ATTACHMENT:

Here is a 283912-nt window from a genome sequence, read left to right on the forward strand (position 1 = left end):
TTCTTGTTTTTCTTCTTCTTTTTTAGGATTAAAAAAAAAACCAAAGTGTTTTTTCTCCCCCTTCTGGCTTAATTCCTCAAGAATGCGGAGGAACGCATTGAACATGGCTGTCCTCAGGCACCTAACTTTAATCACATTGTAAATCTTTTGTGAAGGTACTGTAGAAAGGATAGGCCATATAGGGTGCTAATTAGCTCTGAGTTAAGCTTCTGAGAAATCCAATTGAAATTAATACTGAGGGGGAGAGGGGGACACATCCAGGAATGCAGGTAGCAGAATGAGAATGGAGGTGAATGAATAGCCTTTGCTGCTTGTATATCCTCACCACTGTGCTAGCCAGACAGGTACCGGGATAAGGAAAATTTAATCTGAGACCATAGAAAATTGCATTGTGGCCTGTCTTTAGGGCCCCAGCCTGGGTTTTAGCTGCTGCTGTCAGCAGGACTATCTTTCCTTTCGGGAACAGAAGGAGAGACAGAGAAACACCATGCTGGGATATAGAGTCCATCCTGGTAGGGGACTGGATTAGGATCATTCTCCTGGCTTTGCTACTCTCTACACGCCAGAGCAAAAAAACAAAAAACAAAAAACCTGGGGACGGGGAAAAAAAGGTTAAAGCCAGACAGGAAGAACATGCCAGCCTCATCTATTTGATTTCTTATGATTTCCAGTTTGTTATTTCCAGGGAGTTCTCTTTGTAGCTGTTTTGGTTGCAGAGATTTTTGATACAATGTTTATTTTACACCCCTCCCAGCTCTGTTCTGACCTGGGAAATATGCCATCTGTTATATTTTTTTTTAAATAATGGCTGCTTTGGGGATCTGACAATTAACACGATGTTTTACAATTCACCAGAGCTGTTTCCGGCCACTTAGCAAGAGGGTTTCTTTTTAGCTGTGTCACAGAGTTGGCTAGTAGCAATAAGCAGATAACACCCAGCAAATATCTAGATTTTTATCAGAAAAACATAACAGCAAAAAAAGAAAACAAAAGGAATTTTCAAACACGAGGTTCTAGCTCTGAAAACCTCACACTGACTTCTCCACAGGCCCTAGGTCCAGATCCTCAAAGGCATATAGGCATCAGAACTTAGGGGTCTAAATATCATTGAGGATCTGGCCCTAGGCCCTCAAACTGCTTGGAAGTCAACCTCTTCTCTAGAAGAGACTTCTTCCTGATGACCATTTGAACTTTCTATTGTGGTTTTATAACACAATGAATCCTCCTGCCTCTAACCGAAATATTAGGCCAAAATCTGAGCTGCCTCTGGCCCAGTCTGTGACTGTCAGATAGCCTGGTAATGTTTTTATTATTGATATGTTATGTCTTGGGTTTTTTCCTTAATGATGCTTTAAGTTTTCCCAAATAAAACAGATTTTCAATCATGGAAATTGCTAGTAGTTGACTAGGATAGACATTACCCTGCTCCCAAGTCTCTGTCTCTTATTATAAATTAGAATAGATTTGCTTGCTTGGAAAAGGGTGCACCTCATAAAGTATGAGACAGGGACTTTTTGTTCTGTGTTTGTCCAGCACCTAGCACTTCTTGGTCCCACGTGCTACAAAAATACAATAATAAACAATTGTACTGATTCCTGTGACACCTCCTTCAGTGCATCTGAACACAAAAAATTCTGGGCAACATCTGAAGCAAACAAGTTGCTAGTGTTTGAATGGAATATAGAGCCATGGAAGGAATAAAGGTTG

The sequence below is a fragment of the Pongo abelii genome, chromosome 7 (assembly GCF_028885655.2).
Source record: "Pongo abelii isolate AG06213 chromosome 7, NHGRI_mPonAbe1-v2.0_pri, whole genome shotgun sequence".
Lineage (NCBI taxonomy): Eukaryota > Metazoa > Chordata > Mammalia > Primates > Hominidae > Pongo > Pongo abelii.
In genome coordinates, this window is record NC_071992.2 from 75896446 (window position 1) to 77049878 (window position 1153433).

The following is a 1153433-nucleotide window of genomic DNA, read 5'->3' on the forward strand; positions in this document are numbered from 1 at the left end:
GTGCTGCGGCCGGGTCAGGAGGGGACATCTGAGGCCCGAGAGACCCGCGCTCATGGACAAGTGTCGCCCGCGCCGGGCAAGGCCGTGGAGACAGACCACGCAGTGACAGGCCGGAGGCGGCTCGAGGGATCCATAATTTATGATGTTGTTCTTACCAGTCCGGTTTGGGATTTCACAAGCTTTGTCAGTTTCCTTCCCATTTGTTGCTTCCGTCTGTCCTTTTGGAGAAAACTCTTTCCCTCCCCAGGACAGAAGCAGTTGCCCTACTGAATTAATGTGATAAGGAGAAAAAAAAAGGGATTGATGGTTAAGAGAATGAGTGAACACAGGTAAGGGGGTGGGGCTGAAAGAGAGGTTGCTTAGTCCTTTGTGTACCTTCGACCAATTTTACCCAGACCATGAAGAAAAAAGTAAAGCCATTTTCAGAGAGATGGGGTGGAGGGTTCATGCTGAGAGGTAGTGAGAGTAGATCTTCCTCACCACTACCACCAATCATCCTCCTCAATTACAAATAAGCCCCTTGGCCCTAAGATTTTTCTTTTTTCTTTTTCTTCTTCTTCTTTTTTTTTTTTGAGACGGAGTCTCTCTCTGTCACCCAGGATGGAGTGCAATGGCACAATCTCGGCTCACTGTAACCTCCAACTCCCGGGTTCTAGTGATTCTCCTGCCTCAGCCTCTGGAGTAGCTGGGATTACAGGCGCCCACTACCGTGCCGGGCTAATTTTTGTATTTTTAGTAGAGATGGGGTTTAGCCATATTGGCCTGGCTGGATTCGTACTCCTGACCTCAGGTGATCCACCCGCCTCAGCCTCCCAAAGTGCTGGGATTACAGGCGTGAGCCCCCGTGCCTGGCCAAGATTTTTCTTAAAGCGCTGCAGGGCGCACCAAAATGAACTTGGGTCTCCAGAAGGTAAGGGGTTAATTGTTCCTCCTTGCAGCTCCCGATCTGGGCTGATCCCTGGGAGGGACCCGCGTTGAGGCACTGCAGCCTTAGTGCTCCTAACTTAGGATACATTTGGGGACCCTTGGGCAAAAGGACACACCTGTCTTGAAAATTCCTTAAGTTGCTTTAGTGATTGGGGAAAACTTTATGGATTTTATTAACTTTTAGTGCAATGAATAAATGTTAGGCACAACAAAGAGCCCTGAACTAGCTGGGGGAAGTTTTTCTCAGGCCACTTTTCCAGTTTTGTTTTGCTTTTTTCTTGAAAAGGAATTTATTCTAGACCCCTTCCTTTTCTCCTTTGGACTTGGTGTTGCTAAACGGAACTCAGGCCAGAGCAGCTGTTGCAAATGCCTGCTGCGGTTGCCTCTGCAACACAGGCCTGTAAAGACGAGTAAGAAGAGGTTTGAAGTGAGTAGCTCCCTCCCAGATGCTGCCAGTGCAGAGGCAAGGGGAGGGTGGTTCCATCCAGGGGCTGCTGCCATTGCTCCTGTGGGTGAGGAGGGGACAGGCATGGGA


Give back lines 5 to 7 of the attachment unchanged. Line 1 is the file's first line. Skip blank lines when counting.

Lineage (NCBI taxonomy): Eukaryota > Metazoa > Chordata > Mammalia > Primates > Hominidae > Pongo > Pongo abelii.
In genome coordinates, this window is record NC_071992.2 from 75896446 (window position 1) to 77049878 (window position 1153433).

The following is a 1153433-nucleotide window of genomic DNA, read 5'->3' on the forward strand; positions in this document are numbered from 1 at the left end: